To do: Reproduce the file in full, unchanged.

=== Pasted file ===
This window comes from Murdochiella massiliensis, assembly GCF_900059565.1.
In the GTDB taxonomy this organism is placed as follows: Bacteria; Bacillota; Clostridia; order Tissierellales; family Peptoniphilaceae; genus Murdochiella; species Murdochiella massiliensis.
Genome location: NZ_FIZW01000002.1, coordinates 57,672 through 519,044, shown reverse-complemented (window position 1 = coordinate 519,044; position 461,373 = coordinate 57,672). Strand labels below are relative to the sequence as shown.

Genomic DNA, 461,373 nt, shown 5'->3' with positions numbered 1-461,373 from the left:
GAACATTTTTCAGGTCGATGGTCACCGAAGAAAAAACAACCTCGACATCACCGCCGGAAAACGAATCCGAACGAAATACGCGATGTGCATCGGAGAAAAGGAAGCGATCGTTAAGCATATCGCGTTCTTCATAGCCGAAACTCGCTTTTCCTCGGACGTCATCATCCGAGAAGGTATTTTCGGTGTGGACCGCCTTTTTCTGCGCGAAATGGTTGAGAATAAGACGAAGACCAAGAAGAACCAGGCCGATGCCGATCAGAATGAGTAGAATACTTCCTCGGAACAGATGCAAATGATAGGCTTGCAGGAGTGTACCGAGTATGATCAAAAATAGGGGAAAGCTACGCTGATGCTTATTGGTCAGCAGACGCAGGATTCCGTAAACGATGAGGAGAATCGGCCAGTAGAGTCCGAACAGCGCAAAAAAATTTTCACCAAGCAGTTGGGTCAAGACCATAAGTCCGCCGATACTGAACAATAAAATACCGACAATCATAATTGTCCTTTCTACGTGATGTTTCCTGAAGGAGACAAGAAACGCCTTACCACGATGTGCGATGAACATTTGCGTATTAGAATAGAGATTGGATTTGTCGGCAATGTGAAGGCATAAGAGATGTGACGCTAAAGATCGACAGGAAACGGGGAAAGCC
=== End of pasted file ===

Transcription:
This window comes from Murdochiella massiliensis, assembly GCF_900059565.1.
In the GTDB taxonomy this organism is placed as follows: Bacteria; Bacillota; Clostridia; order Tissierellales; family Peptoniphilaceae; genus Murdochiella; species Murdochiella massiliensis.
Genome location: NZ_FIZW01000002.1, coordinates 57,672 through 519,044, shown reverse-complemented (window position 1 = coordinate 519,044; position 461,373 = coordinate 57,672). Strand labels below are relative to the sequence as shown.

Genomic DNA, 461,373 nt, shown 5'->3' with positions numbered 1-461,373 from the left:
GAACATTTTTCAGGTCGATGGTCACCGAAGAAAAAACAACCTCGACATCACCGCCGGAAAACGAATCCGAACGAAATACGCGATGTGCATCGGAGAAAAGGAAGCGATCGTTAAGCATATCGCGTTCTTCATAGCCGAAACTCGCTTTTCCTCGGACGTCATCATCCGAGAAGGTATTTTCGGTGTGGACCGCCTTTTTCTGCGCGAAATGGTTGAGAATAAGACGAAGACCAAGAAGAACCAGGCCGATGCCGATCAGAATGAGTAGAATACTTCCTCGGAACAGATGCAAATGATAGGCTTGCAGGAGTGTACCGAGTATGATCAAAAATAGGGGAAAGCTACGCTGATGCTTATTGGTCAGCAGACGCAGGATTCCGTAAACGATGAGGAGAATCGGCCAGTAGAGTCCGAACAGCGCAAAAAAATTTTCACCAAGCAGTTGGGTCAAGACCATAAGTCCGCCGATACTGAACAATAAAATACCGACAATCATAATTGTCCTTTCTACGTGATGTTTCCTGAAGGAGACAAGAAACGCCTTACCACGATGTGCGATGAACATTTGCGTATTAGAATAGAGATTGGATTTGTCGGCAATGTGAAGGCATAAGAGATGTGACGCTAAAGATCGACAGGAAACGGGGAAAGCC